Heya! It has been a while, but the sun is out so I thought I’d share a gem of a find!
One of the longest running logistical headaches with certificates has been renewing them, and subsequently binding them in IIS. Client certificates aren’t a problem; a wee sprinkle of Group Policy, and all your certificates just automagically renew. However, when you throw server authentication couple with Subject Alternative Names into the mix, you lose the truly luxurious option of automatic renewal.
Following on from my previous blog here, I had jumped through the Microsoft hoops to get my nice shiny gold padlock and green bar.
However all was not delivered as expected!
Ever since I started tinkering with SSL and HTTPS, I have had an unnatural hankering to move over into Extended Validation. It sounded simple enough, as per these Microsoft articles here, here and here.
I do occasionally take the time to monitor the FSP logs, specifically for client deployment failures. I came across this little beauty of a problem:
Of course the error “Client deployment is waiting for client installation content from distributions points.” is erroneous. It’s a symptom of the problem, and can be ignored. I dug deeper, and looked at the ccmsetup.log. It was a sea of red, as per below:
Follow the White Rabbit.
…but now we’re starting to get somewhere. It’s not a “Distribution Points” issue at all; the client is complaining about certificate problems. Specifically: “Finding certificate by issuer chain returned error 80092004”, and if you read further down:
“There are no certificates in the ‘MY’ store”
Bingo! I checked the Personal Store on the affected PC, and it was empty. So now this isn’t a Config Manager issue per se, the machine isn’t even automatically enrolling. I tried to do this manually, and it too failed with the error:
Helpful. Thanks for that.
I checked the enrollment properties and found:
On the trail!
No policy ID! So the PC isn’t even talking to the enrollment point. I checked logs, nothing.
So I am a bit stuck. I suppose these things do happen! I have posted on TechNet and I’ll come back to this post later(tm)!
My final blog about this topic… and following on from here.
The CDP is up and running, and immediately clients are “happier”, insofar as a machine can be happy >_>
In order to confirm the certificates are picking up the CDP, they need to be reissued, as these changes will only affect certificates issued post change.
Firstly I viewed an existing certificate:
No reference to a HTTP source.
…and as you can see htere is no reference to a CDP at the bottom. I then manually renewed a certificate on my test PC, opened the certificate and confirmed the presence of a CDP.
…and now we have a publicly available CRL.
Le fin! Well sort of… now I have to deploy an updated certificate to several thousand PCs. Joy.
Following on from my earlier blog, I had managed to successfully publish the CRL to my web server. However, in order to verify everything is working, you should browse to the URL and access the .CRL files.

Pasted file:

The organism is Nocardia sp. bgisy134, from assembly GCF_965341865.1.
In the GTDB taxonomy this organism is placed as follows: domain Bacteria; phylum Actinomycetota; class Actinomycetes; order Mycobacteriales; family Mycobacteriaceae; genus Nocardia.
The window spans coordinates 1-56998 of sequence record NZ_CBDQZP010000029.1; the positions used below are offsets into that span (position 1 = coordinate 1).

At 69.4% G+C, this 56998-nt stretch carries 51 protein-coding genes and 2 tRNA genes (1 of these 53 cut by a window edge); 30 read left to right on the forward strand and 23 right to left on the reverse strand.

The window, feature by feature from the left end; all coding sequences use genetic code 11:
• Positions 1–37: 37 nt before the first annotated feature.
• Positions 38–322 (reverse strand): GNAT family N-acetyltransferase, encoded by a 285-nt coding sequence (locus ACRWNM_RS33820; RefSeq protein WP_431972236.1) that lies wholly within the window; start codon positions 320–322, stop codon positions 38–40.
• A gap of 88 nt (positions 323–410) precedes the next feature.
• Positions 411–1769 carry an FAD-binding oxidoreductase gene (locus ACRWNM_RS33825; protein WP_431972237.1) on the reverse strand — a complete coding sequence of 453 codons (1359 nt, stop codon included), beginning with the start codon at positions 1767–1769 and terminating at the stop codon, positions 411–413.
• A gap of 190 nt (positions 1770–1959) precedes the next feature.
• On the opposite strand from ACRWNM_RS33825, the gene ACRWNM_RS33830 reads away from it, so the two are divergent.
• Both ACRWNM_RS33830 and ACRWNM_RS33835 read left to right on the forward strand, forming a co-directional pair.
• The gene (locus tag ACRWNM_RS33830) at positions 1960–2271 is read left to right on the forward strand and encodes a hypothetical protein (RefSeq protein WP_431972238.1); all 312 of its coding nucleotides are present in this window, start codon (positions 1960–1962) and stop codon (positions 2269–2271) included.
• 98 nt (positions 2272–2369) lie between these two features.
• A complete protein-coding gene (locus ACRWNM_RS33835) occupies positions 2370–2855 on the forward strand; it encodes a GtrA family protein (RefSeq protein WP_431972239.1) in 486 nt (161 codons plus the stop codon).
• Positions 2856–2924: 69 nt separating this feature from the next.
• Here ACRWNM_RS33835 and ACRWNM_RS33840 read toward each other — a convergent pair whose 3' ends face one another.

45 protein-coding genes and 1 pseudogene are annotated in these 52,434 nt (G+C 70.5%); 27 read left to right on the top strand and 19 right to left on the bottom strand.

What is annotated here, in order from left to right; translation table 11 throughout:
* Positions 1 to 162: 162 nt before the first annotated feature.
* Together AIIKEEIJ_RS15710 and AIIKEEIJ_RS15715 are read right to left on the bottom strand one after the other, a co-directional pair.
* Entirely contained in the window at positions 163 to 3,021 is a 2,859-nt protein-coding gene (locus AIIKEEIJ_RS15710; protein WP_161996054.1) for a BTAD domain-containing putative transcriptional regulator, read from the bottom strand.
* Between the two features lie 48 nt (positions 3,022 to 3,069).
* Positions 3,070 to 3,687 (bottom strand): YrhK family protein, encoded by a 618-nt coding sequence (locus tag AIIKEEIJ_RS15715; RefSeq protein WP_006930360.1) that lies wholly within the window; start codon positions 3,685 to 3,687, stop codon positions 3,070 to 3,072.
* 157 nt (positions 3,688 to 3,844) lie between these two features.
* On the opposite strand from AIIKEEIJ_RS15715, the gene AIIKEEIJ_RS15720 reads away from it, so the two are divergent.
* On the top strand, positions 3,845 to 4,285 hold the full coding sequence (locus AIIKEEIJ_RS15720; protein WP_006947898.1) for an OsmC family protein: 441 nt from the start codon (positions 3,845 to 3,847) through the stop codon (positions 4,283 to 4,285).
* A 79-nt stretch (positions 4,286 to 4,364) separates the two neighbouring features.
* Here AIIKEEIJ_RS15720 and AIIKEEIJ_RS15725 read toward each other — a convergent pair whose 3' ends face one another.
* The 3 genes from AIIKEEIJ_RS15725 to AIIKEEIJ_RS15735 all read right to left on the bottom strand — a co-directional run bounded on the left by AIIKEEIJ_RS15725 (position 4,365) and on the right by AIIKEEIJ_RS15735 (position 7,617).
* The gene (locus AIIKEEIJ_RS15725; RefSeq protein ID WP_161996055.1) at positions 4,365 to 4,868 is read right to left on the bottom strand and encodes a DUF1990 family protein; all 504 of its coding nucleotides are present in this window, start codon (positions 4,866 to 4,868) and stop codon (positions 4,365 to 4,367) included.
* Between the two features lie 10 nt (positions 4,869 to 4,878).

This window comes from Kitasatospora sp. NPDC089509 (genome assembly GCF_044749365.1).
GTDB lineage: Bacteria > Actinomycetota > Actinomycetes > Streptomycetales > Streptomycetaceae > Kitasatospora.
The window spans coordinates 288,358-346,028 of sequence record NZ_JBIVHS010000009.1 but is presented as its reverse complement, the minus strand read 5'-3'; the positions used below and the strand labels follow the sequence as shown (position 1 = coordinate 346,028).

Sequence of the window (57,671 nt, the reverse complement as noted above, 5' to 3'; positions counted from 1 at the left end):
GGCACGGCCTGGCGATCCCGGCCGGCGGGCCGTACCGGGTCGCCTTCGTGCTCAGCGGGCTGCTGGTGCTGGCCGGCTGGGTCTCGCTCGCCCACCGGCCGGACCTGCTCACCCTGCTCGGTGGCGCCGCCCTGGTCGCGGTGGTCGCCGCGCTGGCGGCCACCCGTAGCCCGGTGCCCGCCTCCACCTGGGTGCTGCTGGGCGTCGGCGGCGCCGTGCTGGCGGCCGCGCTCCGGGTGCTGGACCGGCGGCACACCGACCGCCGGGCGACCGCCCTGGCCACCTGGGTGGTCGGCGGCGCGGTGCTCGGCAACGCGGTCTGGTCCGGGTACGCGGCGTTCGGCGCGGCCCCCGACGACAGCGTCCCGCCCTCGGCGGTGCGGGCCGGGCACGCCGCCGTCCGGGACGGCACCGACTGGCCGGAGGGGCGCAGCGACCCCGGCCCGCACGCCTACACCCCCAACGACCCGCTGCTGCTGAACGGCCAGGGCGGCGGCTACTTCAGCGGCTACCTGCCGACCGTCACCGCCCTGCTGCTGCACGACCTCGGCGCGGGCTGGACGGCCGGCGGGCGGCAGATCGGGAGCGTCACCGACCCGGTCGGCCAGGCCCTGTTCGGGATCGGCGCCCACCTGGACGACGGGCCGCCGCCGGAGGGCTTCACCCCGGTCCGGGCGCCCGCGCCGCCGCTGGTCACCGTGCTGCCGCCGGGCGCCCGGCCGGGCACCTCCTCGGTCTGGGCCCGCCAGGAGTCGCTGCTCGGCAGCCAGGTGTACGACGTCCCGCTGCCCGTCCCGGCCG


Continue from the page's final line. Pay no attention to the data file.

I could browse to the files, either with or without HTTPS:
…but I could not download them; I received a 404 error message. I did some digging and verified that I had set allowDoubleEscaping, and that the .CRL was specificed as a valid MIME type on the web server. I checked the IIS logs and they indicated this was a MIME type error. So what was wrong?
Well the clue is in the above screenshot! Both files are missing their .CRL extension. Verifying the MIME entries made me realise that the published CRL files were missing their .crl extension. Hence IIS did not have a valid MIME type to handle the files which resulted in the 404 error.
I manually added .CRL to one of the files and bingo, I could download the content. I then went back to the CA to review the previous work I had done, setting up the Certificate Distribution Point.
I found a glaring oversight:
I had missed the .CRL extension when creating the file location. I removed and added a new location, this time including the .CRL extension and I could now download the file via the website:
The final job is to confirm the new certificates contain the CDP. All done here!
I setup the website and folder as per this guide. I added the file and http entries to the properties of the Certificate Authority (CA), and tried to publish via the MMC console.
However I received an error when publishing:
Ya make me sad…
I reviewed what I had done and it seemed to match the guide. Then I noticed a discrepancy between what the guide said and what I was seeing on the properties of the CA. Namely, the file path was preceeded with “file://”. However the guide stated to type \\<server>\<share>
Unfortunately I’d taken this too literally… I added the correct location, prefixed with file:// and successfully published the CRL.
Publish my pretties, publish!!
The files were published, as per below:
Note the two files, one with a plus (the delta update) and one without (the full list). However everything was not yet still quite right! See my next blog for details!